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New St. Vincent de Paul Society helps those in NLR

Sts. Anne & Joachim Society hopes to recruit members to help more in central Arkansas

Published: February 22, 2018   
Aprille Hanson
Jan Brass, parishioner at St. Anne Church in North Little Rock, reads a prayer during a meeting of the Sts. Anne & Joachim Society, a St. Vincent de Paul conference in North Little Rock.

There are many charitable organizations that work to make society better for those in need, but few meet people where they are at. In Arkansas and around the world, the Society of St. Vincent de Paul aims to do just that, while living the words of the saint who inspired the society: “Charity is infinitely inventive.”

“We go to the people’s homes and try to help,” said Joe Clark of Bentonville, St. Vincent de Paul district council president. “We actually see what’s going on and what the needs are and see if there are other issues we might not hear about.”

There are nine conferences, or councils, in the state, particularly in the north and northwest in cities like Rogers, Cherokee Village and Bentonville. Each assists families in their area primarily with rent, utility bills and food. All are under St. Vincent de Paul Society USA. The newest conference is Sts. Anne & Joachim Society, the first official St. Vincent de Paul conference for Central Arkansas. The conference was formed at the urging of Vincentian pastor Father Toshio Sato of St. Anne Church in North Little Rock and was approved by the society in September 2016.

“There are so many needs of the poor and Little Rock didn’t have a conference,” Father Sato said. “As soon as I came here, I wanted to do it.”

Since then, president Mike Glancy said they’ve helped 167 individuals with bills, food and occasionally furniture.

“It just brings you in connection with other people that are trying to live their faith and help others to grow in their faith,” Glancy said.

The 15 members meet twice a month and about six to eight do home checks for people who call and request assistance. “That’s the problem we have even the first of the month or the end of the month when bills are coming due, we’re swamped,” he said of the need for more volunteers to join the society and do home visits.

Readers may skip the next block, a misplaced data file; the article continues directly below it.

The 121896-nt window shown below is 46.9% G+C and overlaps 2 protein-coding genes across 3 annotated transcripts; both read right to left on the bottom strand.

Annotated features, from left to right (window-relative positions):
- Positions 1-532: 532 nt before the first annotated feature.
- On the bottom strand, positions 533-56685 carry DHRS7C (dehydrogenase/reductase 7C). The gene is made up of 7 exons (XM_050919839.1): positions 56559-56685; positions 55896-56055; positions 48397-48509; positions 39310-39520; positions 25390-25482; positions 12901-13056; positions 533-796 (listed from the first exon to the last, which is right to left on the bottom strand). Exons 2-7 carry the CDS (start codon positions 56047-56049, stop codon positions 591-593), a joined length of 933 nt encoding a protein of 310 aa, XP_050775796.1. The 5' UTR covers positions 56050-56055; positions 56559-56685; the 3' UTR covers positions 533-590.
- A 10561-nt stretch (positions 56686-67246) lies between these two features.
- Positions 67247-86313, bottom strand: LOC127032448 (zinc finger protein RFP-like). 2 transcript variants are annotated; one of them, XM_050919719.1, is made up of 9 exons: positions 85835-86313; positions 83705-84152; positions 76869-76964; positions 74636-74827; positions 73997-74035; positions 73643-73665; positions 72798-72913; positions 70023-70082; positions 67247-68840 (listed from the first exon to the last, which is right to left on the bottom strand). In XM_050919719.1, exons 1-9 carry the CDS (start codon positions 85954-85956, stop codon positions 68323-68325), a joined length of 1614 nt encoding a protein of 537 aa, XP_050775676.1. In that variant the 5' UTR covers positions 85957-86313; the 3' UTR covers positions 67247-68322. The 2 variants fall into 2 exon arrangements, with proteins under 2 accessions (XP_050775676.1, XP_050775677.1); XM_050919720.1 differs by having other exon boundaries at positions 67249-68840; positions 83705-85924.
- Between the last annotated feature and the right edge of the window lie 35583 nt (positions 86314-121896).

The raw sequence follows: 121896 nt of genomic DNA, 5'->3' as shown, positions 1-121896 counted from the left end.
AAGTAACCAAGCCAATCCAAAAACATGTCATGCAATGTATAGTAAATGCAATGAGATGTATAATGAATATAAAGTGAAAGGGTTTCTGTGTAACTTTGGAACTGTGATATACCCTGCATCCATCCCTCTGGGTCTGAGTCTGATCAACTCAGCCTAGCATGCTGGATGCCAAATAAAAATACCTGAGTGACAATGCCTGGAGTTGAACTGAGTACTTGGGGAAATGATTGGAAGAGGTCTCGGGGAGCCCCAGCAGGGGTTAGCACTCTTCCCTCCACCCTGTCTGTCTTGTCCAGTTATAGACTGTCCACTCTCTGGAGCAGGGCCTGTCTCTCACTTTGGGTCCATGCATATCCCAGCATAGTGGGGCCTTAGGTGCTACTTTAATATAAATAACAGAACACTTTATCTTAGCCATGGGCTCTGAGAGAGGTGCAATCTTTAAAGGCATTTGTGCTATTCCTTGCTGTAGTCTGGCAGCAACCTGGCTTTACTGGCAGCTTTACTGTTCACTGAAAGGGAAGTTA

They have had to turn some people down in the past, but Glancy said the home checks, typically done in pairs, are meant to “make good judgments versus being judgmental.”

“They’re always very grateful. Some of them are embarrassed to be asking for help,” said member Jan Brass. “… It’s really fulfilling to go in their homes and for them to be welcoming and happy to see you and very grateful at the end. We always ask them if we can pray with them. I have not yet met one person who said no.”

The conference will request to see a bill to make sure it’s in the person’s name and will pay the utility company or landlord directly. Typically they pay $300, though it can be more under certain circumstances, Glancy said. If they are unable to help, they refer those in need to other local resources.

Donations primarily have come from parishioners of St. Anne and of Holy Trinity Church in Dallas, where Father Sato served previously. Glancy said Catholic Charities of Arkansas has worked with the conference and Catholic High School has donated food. Because it’s a lay organization, no donations come from the parish budget. Because of limited volunteers and resources, the conference serves people in North Little Rock and Sherwood.

Anyone can join the organization and with more people, they may be able to expand into Little Rock and other central Arkansas cities, Glancy said. One of the goals of the conference is not just financial assistance, but mentoring if a client requests it.

“We would like to see some growth in the mentoring area. To help people realize where they can make some changes to make payments and things like that so they’re not always in the need of someone helping them out all the time,” he said, adding that could mean helping a family budget expenses.

Brass said volunteers have tried to mentor on  a small scale, but she said there’s a greater need.

“We try to look and see if we can help them besides paying their bills. We get to know them a little bit and see if it’s other things; why aren’t they able to support themselves?” she said.

Glancy said the conference is always rooted in spirituality, including doing a short Scripture study at each meeting. He hopes others will be inspired to become members or donate.

“When you get involved in something like this your eyes are open to people in real need,” Glancy said.

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